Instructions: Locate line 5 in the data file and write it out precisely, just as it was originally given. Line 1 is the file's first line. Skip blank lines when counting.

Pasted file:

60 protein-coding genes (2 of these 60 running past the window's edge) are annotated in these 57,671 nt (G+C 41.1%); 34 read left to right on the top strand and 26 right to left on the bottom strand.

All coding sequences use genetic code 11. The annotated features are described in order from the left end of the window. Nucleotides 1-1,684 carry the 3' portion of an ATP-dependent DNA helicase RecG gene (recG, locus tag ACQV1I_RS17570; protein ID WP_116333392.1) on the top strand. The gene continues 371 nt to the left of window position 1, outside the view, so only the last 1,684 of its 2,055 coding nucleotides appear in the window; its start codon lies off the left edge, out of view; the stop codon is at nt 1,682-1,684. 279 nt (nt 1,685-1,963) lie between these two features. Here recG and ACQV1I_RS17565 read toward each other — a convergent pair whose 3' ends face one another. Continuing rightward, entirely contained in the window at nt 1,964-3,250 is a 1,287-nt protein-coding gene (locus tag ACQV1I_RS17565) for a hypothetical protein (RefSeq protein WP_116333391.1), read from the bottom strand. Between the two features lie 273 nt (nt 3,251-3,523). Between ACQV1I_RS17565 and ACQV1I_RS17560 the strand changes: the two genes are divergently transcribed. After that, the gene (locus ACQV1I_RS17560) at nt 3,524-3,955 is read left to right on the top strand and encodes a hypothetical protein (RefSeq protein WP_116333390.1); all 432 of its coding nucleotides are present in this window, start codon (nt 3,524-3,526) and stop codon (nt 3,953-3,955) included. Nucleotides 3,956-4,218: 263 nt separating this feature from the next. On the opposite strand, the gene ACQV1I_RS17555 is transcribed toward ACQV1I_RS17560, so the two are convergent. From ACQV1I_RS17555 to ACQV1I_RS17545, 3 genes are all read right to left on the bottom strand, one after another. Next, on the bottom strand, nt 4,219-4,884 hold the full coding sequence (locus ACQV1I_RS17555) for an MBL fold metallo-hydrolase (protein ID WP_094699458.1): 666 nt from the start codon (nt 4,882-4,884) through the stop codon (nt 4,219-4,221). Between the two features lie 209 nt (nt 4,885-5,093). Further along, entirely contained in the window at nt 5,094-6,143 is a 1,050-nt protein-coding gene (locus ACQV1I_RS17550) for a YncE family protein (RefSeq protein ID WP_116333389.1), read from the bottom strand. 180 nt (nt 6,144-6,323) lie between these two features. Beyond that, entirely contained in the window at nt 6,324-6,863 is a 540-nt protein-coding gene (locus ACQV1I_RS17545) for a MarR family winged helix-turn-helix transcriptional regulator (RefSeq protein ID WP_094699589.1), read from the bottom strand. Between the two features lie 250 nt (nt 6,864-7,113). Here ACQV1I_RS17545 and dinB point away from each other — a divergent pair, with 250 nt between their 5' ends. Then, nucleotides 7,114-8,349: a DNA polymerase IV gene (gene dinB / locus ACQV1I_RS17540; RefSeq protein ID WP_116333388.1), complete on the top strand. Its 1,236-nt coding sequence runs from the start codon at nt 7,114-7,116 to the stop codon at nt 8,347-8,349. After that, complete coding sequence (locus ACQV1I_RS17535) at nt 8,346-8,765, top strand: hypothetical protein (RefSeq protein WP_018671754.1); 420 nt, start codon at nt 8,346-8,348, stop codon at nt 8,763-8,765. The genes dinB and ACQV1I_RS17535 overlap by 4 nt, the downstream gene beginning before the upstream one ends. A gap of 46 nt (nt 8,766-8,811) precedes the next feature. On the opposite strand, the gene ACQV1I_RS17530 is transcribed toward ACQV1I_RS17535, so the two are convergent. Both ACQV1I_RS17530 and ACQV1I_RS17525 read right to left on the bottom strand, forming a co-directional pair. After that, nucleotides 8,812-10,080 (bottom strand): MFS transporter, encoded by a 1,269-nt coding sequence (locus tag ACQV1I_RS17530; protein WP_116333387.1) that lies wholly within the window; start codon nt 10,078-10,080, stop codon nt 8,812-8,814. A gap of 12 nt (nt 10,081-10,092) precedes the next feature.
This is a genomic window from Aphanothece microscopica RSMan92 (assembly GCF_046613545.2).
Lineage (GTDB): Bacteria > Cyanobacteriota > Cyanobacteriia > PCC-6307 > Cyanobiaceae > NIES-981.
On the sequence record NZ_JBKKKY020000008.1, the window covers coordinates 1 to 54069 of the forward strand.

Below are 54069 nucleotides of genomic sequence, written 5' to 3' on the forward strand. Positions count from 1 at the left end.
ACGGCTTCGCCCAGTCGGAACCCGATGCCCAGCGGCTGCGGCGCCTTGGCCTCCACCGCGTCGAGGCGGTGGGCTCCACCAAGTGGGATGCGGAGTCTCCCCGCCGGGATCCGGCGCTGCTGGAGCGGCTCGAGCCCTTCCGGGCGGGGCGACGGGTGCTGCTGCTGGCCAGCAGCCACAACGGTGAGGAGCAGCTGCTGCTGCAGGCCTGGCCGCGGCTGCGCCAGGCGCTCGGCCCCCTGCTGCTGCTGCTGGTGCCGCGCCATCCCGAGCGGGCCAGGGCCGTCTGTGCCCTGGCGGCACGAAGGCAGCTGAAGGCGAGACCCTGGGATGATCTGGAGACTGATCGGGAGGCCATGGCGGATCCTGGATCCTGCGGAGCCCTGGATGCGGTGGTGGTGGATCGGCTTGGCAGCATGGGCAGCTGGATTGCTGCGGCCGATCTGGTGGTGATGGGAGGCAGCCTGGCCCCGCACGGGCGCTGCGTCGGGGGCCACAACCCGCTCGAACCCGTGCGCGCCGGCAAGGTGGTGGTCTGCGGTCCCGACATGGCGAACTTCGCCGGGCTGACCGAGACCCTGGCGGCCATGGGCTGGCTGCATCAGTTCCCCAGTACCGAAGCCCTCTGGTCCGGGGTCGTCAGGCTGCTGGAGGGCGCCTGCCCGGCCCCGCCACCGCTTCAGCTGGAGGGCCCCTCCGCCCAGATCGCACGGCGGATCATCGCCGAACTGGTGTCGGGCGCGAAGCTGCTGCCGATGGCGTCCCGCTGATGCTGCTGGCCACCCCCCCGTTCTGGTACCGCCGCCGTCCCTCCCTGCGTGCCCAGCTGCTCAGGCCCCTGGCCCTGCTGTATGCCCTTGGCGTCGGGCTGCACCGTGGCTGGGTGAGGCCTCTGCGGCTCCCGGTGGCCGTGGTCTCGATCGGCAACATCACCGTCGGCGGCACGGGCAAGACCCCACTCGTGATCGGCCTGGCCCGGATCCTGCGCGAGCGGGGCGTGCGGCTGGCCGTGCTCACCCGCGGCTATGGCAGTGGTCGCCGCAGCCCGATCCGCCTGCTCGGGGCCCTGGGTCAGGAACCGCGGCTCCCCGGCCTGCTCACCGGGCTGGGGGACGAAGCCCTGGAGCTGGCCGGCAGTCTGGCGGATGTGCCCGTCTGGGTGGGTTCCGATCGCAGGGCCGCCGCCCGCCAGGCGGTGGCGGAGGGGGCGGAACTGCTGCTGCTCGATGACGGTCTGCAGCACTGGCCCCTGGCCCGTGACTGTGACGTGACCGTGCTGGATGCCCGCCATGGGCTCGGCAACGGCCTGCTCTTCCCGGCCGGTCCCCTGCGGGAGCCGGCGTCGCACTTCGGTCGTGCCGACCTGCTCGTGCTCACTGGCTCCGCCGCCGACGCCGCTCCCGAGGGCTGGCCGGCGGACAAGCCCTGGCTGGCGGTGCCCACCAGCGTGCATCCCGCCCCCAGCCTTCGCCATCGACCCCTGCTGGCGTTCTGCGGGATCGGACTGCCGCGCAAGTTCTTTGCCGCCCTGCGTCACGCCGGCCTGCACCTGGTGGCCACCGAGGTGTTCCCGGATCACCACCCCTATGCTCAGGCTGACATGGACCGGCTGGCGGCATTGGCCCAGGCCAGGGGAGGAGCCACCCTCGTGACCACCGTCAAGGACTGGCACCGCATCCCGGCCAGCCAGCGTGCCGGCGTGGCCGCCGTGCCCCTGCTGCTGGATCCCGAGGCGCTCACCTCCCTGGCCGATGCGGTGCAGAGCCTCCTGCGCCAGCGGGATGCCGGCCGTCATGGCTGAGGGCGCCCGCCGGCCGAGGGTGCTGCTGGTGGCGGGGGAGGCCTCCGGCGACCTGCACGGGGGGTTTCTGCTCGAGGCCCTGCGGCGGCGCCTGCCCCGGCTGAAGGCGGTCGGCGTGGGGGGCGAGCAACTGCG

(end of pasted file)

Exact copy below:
On the sequence record NZ_JBKKKY020000008.1, the window covers coordinates 1 to 54069 of the forward strand.